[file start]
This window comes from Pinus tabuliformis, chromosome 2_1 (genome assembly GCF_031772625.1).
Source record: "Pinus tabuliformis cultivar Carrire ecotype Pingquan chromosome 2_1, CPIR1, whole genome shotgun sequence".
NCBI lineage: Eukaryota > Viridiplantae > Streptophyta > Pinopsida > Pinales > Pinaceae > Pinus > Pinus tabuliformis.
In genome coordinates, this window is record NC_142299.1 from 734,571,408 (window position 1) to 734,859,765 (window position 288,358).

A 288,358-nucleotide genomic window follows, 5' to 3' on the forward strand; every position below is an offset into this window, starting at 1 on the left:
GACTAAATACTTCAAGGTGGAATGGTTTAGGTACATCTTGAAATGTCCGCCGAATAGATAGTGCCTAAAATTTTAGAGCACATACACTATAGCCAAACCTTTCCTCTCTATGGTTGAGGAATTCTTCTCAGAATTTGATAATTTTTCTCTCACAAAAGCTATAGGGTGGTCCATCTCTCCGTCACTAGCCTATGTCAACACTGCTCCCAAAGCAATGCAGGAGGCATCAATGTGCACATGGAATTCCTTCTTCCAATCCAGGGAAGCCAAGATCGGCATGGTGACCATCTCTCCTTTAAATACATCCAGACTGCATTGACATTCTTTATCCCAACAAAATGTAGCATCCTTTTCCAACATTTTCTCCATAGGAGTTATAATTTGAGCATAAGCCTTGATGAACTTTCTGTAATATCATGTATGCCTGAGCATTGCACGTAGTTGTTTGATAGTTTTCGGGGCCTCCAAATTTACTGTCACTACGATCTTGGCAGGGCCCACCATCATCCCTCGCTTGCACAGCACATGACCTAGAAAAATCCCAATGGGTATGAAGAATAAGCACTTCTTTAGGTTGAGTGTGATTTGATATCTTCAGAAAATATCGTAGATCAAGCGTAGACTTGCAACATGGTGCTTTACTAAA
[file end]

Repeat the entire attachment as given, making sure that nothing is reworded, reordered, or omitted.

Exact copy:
This window comes from Pinus tabuliformis, chromosome 2_1 (genome assembly GCF_031772625.1).
Source record: "Pinus tabuliformis cultivar Carrire ecotype Pingquan chromosome 2_1, CPIR1, whole genome shotgun sequence".
NCBI lineage: Eukaryota > Viridiplantae > Streptophyta > Pinopsida > Pinales > Pinaceae > Pinus > Pinus tabuliformis.
In genome coordinates, this window is record NC_142299.1 from 734,571,408 (window position 1) to 734,859,765 (window position 288,358).

A 288,358-nucleotide genomic window follows, 5' to 3' on the forward strand; every position below is an offset into this window, starting at 1 on the left:
GACTAAATACTTCAAGGTGGAATGGTTTAGGTACATCTTGAAATGTCCGCCGAATAGATAGTGCCTAAAATTTTAGAGCACATACACTATAGCCAAACCTTTCCTCTCTATGGTTGAGGAATTCTTCTCAGAATTTGATAATTTTTCTCTCACAAAAGCTATAGGGTGGTCCATCTCTCCGTCACTAGCCTATGTCAACACTGCTCCCAAAGCAATGCAGGAGGCATCAATGTGCACATGGAATTCCTTCTTCCAATCCAGGGAAGCCAAGATCGGCATGGTGACCATCTCTCCTTTAAATACATCCAGACTGCATTGACATTCTTTATCCCAACAAAATGTAGCATCCTTTTCCAACATTTTCTCCATAGGAGTTATAATTTGAGCATAAGCCTTGATGAACTTTCTGTAATATCATGTATGCCTGAGCATTGCACGTAGTTGTTTGATAGTTTTCGGGGCCTCCAAATTTACTGTCACTACGATCTTGGCAGGGCCCACCATCATCCCTCGCTTGCACAGCACATGACCTAGAAAAATCCCAATGGGTATGAAGAATAAGCACTTCTTTAGGTTGAGTGTGATTTGATATCTTCAGAAAATATCGTAGATCAAGCGTAGACTTGCAACATGGTGCTTTACTAAA